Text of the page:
The actor model is the cornerstone of the Erlang programming language. Python has very few implementation and all of them seem quite limited in scope.
The Actor model in computer science is a mathematical model of concurrent computation that treats “actors” as the universal primitives of concurrent digital computation: in response to a message that it receives, an actor can make local decisions, create more actors, send more messages, and determine how to respond to the next message received.
- Each actor has its own
process(not intended as an OS process) and they don’t shares state between them.
- Actors can change their own states.
- Actors can create other actors and when they do that they receive back the new actor address.
- Actors exchange messages in an asynchronous fashion.
Why would one want to use an actor-based system?
- No shared memory and therefore locking is not required.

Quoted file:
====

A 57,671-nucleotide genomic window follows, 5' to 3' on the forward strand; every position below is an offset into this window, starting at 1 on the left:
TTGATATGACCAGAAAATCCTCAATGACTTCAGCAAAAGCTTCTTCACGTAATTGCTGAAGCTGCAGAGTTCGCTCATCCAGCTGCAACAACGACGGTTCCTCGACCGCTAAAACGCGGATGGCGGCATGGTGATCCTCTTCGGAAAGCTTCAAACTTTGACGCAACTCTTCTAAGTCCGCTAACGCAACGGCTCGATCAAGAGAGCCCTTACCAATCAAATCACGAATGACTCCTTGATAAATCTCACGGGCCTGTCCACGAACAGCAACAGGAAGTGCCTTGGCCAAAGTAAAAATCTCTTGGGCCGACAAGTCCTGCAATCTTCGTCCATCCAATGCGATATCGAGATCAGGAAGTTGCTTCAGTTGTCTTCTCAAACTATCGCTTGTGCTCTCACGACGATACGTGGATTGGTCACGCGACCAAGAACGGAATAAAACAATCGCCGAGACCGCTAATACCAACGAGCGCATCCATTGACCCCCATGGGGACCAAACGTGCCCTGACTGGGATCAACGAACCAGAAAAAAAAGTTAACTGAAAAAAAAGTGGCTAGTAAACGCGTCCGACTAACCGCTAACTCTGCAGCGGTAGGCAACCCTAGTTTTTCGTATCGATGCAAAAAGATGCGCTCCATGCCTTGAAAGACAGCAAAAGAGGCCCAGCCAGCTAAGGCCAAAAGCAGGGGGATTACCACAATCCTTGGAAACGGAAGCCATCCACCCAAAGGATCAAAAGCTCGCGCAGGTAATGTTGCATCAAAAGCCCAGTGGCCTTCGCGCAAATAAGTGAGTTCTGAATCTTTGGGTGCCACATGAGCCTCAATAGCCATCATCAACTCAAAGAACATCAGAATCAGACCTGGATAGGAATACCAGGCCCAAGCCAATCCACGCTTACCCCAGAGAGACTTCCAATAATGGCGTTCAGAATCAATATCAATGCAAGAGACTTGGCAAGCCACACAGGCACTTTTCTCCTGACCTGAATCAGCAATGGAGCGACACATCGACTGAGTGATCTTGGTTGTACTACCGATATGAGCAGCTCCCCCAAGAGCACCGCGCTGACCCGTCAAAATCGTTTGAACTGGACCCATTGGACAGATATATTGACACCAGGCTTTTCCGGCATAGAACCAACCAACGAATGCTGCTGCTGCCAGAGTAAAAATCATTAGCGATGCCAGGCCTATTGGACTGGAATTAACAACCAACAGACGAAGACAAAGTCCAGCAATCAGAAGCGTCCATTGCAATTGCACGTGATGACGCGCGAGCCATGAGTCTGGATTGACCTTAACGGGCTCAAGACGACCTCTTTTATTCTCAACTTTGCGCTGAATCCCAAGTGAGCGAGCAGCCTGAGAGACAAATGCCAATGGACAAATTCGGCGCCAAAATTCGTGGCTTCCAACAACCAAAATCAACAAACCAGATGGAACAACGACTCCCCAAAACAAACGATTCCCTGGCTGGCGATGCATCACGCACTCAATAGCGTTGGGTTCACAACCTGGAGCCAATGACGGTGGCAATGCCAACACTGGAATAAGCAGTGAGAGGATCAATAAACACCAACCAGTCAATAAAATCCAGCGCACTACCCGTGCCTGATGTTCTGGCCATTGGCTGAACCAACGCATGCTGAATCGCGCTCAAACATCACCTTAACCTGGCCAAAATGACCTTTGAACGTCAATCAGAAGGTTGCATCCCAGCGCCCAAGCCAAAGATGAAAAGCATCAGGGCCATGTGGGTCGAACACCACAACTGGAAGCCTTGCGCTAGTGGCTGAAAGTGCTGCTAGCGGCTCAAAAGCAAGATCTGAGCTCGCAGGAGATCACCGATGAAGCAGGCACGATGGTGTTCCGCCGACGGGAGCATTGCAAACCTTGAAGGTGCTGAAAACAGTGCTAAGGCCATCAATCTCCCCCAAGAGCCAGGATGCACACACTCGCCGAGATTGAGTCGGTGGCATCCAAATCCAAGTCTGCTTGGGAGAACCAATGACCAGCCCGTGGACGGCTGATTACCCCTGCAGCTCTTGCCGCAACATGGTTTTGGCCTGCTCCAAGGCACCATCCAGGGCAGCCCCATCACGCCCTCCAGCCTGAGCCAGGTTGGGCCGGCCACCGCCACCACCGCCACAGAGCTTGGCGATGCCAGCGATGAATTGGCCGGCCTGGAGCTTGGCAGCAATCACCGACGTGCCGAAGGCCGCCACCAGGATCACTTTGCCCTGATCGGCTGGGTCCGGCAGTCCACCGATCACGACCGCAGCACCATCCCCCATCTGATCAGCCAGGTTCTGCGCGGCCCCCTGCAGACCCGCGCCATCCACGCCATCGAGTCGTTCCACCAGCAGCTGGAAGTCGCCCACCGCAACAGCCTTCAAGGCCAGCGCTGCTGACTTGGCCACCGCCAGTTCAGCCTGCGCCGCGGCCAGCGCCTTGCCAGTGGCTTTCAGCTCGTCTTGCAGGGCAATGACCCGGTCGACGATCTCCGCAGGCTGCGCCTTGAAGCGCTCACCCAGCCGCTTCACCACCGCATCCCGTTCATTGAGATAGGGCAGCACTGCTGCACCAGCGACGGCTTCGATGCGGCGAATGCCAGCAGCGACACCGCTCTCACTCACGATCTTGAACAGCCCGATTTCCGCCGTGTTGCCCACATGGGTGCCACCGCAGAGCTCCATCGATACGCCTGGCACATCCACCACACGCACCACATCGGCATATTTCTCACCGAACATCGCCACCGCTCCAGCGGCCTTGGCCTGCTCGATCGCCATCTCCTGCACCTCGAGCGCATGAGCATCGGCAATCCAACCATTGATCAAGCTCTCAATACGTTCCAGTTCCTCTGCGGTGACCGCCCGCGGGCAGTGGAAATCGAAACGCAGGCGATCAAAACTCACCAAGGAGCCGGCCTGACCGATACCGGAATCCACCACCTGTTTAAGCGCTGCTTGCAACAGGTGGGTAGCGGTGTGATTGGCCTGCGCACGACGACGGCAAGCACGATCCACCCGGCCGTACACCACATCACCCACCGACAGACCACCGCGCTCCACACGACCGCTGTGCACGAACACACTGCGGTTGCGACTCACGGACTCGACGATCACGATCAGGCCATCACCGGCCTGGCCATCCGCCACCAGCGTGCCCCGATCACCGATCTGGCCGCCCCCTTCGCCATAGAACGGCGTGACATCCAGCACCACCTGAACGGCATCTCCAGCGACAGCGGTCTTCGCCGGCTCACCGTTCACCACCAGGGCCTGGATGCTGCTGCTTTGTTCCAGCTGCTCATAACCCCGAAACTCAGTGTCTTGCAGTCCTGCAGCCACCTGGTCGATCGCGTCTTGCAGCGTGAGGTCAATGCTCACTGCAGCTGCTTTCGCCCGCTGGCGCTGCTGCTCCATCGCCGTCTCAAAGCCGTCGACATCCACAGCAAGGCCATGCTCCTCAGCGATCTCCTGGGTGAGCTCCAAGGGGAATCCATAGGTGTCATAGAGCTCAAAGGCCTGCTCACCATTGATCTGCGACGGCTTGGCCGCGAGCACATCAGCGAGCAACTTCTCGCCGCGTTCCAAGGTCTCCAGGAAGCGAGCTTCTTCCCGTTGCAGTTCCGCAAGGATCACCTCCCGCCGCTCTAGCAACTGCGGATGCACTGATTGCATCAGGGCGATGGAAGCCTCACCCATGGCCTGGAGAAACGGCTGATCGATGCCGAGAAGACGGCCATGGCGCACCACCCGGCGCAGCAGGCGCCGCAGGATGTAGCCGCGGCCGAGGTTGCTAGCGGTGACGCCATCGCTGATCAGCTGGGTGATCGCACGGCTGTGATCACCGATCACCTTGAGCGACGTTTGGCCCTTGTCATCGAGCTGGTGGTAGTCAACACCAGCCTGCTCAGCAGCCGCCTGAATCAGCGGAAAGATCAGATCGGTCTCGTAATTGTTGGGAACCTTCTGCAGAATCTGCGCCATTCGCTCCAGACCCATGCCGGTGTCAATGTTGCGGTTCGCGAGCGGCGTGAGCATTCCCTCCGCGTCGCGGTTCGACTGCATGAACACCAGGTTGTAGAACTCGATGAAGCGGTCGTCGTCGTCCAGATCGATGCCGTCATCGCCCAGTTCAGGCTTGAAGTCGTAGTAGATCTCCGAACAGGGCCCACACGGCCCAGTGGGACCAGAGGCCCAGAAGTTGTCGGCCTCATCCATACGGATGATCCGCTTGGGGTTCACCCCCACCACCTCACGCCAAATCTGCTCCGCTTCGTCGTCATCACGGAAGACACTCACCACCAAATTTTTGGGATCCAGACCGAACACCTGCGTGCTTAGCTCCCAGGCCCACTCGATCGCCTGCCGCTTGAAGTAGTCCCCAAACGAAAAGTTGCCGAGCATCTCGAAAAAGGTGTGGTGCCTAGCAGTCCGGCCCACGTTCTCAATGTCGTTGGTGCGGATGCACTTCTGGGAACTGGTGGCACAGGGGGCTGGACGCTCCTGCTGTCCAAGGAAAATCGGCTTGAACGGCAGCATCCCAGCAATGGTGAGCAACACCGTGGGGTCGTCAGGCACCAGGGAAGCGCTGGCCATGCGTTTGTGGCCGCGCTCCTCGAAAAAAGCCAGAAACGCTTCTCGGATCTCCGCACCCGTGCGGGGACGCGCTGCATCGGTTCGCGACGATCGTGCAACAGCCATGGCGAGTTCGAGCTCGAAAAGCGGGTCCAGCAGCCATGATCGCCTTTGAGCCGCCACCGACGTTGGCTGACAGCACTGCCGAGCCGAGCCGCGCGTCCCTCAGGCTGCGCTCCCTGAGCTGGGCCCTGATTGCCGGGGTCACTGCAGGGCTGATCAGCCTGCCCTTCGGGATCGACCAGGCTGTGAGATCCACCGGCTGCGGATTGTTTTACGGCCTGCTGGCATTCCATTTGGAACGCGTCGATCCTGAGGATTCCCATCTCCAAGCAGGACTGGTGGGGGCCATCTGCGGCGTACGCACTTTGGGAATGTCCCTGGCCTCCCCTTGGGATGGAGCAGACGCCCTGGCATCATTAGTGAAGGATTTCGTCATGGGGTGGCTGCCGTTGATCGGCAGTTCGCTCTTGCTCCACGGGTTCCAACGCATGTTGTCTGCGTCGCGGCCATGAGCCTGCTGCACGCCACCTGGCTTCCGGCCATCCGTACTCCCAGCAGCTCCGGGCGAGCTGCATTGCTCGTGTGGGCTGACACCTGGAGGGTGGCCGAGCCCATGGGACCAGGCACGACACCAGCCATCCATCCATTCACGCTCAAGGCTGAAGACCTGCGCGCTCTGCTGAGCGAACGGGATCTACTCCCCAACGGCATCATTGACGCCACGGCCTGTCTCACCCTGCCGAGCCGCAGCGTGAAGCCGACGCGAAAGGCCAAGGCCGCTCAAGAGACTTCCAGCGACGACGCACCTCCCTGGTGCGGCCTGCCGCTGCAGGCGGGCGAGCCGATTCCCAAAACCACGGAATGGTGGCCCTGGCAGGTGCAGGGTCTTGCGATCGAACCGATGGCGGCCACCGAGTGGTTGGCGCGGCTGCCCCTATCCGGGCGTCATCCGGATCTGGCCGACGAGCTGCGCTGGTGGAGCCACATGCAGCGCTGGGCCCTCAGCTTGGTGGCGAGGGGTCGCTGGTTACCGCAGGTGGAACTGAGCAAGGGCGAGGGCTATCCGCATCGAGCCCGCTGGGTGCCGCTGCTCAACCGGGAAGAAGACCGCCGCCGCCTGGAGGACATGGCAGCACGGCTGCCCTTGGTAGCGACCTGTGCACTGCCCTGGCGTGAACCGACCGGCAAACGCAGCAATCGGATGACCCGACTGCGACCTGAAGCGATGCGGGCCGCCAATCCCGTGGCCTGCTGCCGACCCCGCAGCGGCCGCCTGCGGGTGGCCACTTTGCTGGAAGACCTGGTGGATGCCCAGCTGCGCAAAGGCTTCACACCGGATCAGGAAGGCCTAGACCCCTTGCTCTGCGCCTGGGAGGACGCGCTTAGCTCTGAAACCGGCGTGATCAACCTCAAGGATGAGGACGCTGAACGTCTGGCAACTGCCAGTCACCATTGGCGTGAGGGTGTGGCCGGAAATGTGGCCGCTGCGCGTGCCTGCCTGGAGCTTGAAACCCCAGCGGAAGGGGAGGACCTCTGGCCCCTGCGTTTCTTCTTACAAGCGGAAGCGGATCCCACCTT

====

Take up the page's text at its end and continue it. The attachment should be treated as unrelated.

- Race conditions greatly reduced.
- It greatly simplifies the control flow of a program, each actor has its own process (flow of control).
- Easy to distribute, across cores, across program boundaries, across machines.
- It simplifies error handling code.
- It makes it easier to build fault-tolerant systems.
When using pulsar actor layer, you need to use pulsar in server state,
that is to say, there will be a centralised Arbiter controlling the main
event loop in the main thread of the
The arbiter is a specialised
which control the life of all
To access the arbiter, from the main process, one can use the
arbiter() high level function:
>>> arbiter = pulsar.arbiter() >>> arbiter.is_running() False